“All the reasons that cats are declining arise from people.”
Finally, cats are illegally killed–poached–for their fur and body parts. The demand driven by traditional Asian medicinal beliefs for tiger body parts (which have as much medicinal value as consuming a cow) is now so intense that tigers are hunted inside protected reserves across their range. Increasingly, other large cat species–lions, leopards and even jaguars–are being killed for the same trade.
© Barry Rowan, courtesy of Bloomsbury Publishing.
Of all the cats, which ones are the most obscure, the least known, and therefore most surprising?
LH: Many smaller cat species have never been the focus of an in-depth field study, and a number are yet to have even a single individual fitted with a radio-collar–one of the standard, most useful tools of wildlife research–among them the bay cat, Chinese mountain cat and flat-headed Cat.
Fortunately, I am starting to see more interest in the small cats. The Mohammed bin Zayed Species Conservation Fund does a marvelous job of supporting work on small felids, and a board trustee of Panthera, Bob Quartermain, helped establish the Small Cat Action Fund. As a result of these efforts, we have been able to begin the first comprehensive studies on some very little-known species including two long-term studies on the African golden cat, as well as help local conservationists launch new projects to reduce threats to endangered species such as the fishing cat and the Sunda clouded leopard.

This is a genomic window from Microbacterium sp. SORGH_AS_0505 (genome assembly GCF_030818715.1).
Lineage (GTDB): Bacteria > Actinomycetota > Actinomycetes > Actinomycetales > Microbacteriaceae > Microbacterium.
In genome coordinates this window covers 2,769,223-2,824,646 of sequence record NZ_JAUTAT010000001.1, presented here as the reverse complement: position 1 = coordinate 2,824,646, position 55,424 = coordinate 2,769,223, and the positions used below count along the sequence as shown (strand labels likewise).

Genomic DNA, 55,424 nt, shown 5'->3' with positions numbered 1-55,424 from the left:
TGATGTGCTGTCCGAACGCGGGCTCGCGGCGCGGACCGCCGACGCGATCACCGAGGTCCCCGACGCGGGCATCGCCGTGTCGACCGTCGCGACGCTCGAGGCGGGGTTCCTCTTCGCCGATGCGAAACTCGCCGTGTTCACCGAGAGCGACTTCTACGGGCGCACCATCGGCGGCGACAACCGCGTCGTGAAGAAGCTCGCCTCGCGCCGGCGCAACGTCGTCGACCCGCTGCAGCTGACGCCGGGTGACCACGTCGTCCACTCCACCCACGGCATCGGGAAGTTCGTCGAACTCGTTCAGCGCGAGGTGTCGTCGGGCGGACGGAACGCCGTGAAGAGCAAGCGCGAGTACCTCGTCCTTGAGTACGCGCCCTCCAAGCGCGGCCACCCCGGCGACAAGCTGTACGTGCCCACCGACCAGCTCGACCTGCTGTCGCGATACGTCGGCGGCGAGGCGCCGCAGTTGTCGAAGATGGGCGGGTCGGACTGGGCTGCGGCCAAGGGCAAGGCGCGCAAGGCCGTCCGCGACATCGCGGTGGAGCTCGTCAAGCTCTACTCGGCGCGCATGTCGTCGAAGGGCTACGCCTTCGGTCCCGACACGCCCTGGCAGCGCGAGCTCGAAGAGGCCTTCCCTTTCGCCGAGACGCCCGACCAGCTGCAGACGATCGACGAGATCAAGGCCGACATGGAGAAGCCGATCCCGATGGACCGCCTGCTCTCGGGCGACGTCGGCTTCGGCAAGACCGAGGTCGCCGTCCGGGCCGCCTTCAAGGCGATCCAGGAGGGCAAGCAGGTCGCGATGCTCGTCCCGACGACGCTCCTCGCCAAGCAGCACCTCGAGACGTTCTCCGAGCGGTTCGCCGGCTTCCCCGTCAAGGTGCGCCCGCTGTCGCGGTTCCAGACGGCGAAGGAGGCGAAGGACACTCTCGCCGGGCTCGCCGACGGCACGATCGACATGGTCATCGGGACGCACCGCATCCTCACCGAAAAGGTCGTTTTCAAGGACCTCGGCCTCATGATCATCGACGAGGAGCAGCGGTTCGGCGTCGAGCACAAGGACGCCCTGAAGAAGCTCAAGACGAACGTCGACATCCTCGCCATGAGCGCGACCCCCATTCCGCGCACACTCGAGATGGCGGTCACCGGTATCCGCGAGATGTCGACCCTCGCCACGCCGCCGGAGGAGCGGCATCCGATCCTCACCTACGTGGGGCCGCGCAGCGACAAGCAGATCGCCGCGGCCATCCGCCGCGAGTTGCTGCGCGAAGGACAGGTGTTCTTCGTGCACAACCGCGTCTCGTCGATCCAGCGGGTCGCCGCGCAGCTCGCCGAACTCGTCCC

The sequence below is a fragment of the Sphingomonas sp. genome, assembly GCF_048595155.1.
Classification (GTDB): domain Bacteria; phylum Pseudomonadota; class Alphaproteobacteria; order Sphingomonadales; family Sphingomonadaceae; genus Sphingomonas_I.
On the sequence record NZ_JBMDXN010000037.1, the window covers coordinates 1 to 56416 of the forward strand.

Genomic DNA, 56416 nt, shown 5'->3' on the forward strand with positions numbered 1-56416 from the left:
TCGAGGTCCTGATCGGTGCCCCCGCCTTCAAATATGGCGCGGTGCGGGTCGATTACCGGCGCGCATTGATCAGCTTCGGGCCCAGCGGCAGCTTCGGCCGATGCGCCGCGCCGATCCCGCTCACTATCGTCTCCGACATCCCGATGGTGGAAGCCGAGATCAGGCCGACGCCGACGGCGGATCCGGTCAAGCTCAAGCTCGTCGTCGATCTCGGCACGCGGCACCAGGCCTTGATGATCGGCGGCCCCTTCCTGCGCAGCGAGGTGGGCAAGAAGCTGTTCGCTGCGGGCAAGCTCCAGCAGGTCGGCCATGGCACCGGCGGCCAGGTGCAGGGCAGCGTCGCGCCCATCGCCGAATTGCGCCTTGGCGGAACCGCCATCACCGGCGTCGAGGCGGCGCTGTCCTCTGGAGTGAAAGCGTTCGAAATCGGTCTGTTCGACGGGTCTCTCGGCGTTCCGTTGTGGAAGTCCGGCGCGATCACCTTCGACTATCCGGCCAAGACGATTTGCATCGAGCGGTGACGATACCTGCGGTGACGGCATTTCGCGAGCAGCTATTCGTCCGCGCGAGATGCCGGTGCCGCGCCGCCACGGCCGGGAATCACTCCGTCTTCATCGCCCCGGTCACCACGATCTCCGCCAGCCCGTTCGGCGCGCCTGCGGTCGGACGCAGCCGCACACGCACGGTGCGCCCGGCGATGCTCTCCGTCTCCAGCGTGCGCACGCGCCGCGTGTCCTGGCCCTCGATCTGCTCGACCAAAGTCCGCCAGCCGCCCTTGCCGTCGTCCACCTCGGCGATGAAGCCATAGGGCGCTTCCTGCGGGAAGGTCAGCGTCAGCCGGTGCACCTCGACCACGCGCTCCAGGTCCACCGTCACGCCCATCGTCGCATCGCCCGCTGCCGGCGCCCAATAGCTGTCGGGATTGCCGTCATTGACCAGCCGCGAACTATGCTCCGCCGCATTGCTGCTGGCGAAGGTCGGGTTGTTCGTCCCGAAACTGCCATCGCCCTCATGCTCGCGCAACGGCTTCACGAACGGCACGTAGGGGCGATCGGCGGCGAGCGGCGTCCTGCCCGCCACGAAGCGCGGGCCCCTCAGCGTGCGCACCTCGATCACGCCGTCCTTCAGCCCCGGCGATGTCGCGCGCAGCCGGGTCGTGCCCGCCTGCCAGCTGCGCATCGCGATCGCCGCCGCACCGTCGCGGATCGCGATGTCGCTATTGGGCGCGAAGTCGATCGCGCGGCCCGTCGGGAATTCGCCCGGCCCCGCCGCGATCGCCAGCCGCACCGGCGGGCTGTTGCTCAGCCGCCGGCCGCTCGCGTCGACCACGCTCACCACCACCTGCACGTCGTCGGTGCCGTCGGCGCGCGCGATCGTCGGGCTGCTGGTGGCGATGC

© Sebastian Kennerknect, courtesy of Bloomsbury Publishing.
Do you have a favorite species of wild cat?
LH: If I had to pick a favorite, it would probably be the Lion. It is such a formidable animal, there is nothing quite comparable to watching a pride of lionesses walking across an African plain as they set out on the hunt; except for healthy adult male elephants, virtually anything is fair game to a large pride. And their sociality is unique. The fact that lions are the only cats to live in large extended family groups makes them a terrific subject for understanding the evolutionary forces that shape cat behaviour and ecology.
“If I had to pick a favorite, it would probably be the lion.”
And of course, despite its high visibility in some African parks and reserves, the lion is increasingly endangered. A blue-ribbon team of many lion specialists led by Hans Bauer at Oxford University’s WildCru recently analyzed population data from 47 lion populations in Africa and found that the species is now declining in most regions of Africa except a handful of countries in southern Africa.
© Patrick Meier, courtesy of Bloomsbury Publishing.
What are the major research questions we need to resolve to understand/conserve wild cats?
LH: Most species of cats are very poorly studied and we urgently need to know the basics; where they live, whether numbers are declining and what threats they are facing.
Even for a relatively familiar species such as the snow leopard, we are certain they occur in only 40 percent of their estimated range. In other words, 60 percent of the species’ range map entails areas where we have no recent survey data confirming their presence. It is very difficult to effectively conserve a species if we are not certain whether or not they even occur in a site!